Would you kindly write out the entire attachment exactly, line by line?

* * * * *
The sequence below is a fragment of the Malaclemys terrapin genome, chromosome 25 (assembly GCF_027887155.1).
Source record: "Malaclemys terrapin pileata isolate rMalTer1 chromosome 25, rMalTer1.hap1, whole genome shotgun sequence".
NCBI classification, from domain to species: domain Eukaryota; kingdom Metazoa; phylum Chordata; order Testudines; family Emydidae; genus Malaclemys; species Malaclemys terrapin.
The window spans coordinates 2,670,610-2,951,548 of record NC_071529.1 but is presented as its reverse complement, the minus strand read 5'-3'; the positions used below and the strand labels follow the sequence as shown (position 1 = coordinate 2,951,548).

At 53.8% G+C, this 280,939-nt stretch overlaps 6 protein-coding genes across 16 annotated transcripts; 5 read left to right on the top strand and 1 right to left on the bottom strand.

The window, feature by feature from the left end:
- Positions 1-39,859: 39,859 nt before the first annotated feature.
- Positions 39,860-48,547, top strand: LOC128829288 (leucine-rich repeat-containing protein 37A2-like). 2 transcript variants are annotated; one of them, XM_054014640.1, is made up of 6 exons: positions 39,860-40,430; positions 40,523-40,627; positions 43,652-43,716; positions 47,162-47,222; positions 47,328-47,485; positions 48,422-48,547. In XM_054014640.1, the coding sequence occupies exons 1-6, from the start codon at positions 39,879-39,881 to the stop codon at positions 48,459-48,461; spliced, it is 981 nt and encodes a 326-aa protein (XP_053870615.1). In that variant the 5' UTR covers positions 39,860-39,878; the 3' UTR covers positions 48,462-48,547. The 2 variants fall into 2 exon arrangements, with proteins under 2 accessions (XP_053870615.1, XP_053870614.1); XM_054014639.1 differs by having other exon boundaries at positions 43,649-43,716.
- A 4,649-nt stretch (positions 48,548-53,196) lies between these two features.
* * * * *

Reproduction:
The sequence below is a fragment of the Malaclemys terrapin genome, chromosome 25 (assembly GCF_027887155.1).
Source record: "Malaclemys terrapin pileata isolate rMalTer1 chromosome 25, rMalTer1.hap1, whole genome shotgun sequence".
NCBI classification, from domain to species: domain Eukaryota; kingdom Metazoa; phylum Chordata; order Testudines; family Emydidae; genus Malaclemys; species Malaclemys terrapin.
The window spans coordinates 2,670,610-2,951,548 of record NC_071529.1 but is presented as its reverse complement, the minus strand read 5'-3'; the positions used below and the strand labels follow the sequence as shown (position 1 = coordinate 2,951,548).

At 53.8% G+C, this 280,939-nt stretch overlaps 6 protein-coding genes across 16 annotated transcripts; 5 read left to right on the top strand and 1 right to left on the bottom strand.

The window, feature by feature from the left end:
- Positions 1-39,859: 39,859 nt before the first annotated feature.
- Positions 39,860-48,547, top strand: LOC128829288 (leucine-rich repeat-containing protein 37A2-like). 2 transcript variants are annotated; one of them, XM_054014640.1, is made up of 6 exons: positions 39,860-40,430; positions 40,523-40,627; positions 43,652-43,716; positions 47,162-47,222; positions 47,328-47,485; positions 48,422-48,547. In XM_054014640.1, the coding sequence occupies exons 1-6, from the start codon at positions 39,879-39,881 to the stop codon at positions 48,459-48,461; spliced, it is 981 nt and encodes a 326-aa protein (XP_053870615.1). In that variant the 5' UTR covers positions 39,860-39,878; the 3' UTR covers positions 48,462-48,547. The 2 variants fall into 2 exon arrangements, with proteins under 2 accessions (XP_053870615.1, XP_053870614.1); XM_054014639.1 differs by having other exon boundaries at positions 43,649-43,716.
- A 4,649-nt stretch (positions 48,548-53,196) lies between these two features.